When Spencer-Penn opened in 1927, the elementary wing comprised an auditorium surrounded by five classrooms. Windows were the only source of "air conditioning," and a coal furnace in the basement boiler room heated water for the iron radiators in each room--some boys at the school considered it a "privilege" when they could escape class for a while to be pressed into service shoveling coal. The classroom ceilings were pressed tin but the auditorium ceiling was rather unique: a lightweight board that appeared to be layers of pressed paper covered the ceiling. A grid of two-by-fours had to be affixed to it to prevent it from sagging. The floor throughout this wing was two-and-a-quarter-inch maple tongue-and-groove, but in 1961, when the school system enclosed the auditorium stage to create a principal's office and the auditorium itself was converted into a library, the hardwood was covered by asbestos tile.
Restoration of the 1927 wing has been a major feat. First the wing was restored to its original floor plan by the removal of two dropped ceilings, the library, and the stage enclosure, all by volunteered labor; the asbestos tile was removed from the auditorium and the original maple flooring was refinished. The stage had suffered substantial damage when it was enclosed to create a principal's office; the ceiling and one wall have now been replaced. A door has been cut into one side to give performers access to the stage, and a stage extension with steps on each side has been built. The wiring has been upgraded to accommodate professional lights and sound. At the same time, work began to modernize the building while maintaining the historical integrity of the old school. HVAC units were added, which in turn necessitated an upgrade in the electrical system. The building's plumbing was also upgraded.
Now, with the renovation complete, the auditorium can seat 170 banquet guests for receptions, parties, and dinner theater, or 250 guests for concert seating. One adjacent classroom has been equipped as a caterer's kitchen, with a warming oven, refrigerator, sink and counter space, while another classroom is available as auxiliary space, for checking coats, for example, or serving appetizers. The former classroom adjoining the stage, which includes restroom facilities, can be used as a dressing room or "green room" for performers.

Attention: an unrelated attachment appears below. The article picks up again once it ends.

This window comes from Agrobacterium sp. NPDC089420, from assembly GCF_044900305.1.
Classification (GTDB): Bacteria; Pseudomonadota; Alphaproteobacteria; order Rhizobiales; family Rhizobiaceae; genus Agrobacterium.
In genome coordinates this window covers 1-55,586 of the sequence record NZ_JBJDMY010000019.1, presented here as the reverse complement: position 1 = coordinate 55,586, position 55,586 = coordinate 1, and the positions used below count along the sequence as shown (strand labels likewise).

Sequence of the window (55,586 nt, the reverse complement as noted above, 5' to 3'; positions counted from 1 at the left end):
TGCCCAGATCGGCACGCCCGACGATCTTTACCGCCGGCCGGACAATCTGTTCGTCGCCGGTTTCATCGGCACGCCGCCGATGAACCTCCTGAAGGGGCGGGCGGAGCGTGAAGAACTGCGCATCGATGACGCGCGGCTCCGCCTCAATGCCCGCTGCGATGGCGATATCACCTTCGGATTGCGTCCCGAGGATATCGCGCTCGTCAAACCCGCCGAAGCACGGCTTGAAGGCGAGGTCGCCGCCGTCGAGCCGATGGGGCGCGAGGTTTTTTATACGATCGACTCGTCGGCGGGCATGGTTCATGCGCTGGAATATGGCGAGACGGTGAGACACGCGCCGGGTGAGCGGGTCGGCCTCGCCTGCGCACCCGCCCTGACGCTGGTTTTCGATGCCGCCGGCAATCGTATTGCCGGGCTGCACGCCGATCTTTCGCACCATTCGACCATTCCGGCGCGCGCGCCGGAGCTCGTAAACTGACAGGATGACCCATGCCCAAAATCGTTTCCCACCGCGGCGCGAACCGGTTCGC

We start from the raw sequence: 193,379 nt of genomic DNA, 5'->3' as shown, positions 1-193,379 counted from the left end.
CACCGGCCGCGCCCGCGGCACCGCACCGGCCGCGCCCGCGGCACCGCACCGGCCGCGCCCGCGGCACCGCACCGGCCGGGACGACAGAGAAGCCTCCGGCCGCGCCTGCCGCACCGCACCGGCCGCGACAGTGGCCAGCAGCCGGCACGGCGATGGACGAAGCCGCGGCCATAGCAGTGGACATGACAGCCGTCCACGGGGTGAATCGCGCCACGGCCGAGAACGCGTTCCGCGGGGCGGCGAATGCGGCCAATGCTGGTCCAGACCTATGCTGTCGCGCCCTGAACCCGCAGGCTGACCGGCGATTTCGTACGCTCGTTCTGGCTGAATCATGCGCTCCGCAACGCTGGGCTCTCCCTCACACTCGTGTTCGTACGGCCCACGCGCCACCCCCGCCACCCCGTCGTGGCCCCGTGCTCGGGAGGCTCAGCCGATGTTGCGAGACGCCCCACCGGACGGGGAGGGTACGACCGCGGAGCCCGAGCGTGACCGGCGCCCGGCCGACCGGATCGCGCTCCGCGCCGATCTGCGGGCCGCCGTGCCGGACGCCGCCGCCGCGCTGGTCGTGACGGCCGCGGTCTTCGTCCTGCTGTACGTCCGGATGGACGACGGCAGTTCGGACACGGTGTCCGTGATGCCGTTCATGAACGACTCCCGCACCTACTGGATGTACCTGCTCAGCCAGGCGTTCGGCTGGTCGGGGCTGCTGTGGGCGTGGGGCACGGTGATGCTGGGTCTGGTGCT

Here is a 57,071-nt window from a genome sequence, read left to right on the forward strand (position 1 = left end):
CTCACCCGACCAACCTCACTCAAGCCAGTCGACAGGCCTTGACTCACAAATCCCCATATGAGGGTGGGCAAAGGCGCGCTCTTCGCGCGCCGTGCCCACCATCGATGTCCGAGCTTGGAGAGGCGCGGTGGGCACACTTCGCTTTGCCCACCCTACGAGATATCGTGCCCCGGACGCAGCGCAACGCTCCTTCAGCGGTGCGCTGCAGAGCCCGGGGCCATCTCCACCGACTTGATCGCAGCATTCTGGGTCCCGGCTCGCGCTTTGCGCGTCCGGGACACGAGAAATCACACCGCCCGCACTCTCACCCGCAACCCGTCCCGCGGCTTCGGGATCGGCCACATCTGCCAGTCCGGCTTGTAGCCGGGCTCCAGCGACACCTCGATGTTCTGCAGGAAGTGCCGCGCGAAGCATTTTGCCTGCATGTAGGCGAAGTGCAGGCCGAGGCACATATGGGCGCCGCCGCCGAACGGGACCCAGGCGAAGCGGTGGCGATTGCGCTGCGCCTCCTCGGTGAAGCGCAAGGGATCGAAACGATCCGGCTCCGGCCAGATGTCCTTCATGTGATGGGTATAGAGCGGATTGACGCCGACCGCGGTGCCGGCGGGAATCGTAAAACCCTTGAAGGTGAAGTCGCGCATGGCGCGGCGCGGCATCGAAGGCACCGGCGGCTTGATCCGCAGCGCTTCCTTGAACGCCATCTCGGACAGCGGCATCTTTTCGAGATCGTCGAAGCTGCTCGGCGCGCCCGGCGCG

The Spencer-Penn School Preservation Organization raised over a quarter of a million dollars for the renovation of the 1948 wing and the 1962 wing. Those two wings are now bringing in money for the continued maintenance through rentals and fundraising. To complete the renovation of the third and oldest wing, $185,000 was needed. Volunteer labor and unsolicited donations have allowed the renovation to continue and have kept the cost of the total project much lower than anyone expected. Some jobs though, such as the installation of HVAC and the electrical upgrade, were too massive for volunteers and contractors had to be called in. Several rooms are now available for rent; however, the bills for the stage lighting and sound system, the caterer's kitchen, and restoration of the original main entrance remain to be paid.
The community, former students, and friends of Spencer-Penn have worked extremely hard and have given their unsolicited donations to make the project work. We have come to a time where we need financial support. We hope you will join us in helping to continue Spencer-Penn's legacy as the heart of the Spencer community.
Recalling education before the age of plastic
Spencer-Penn students, 1947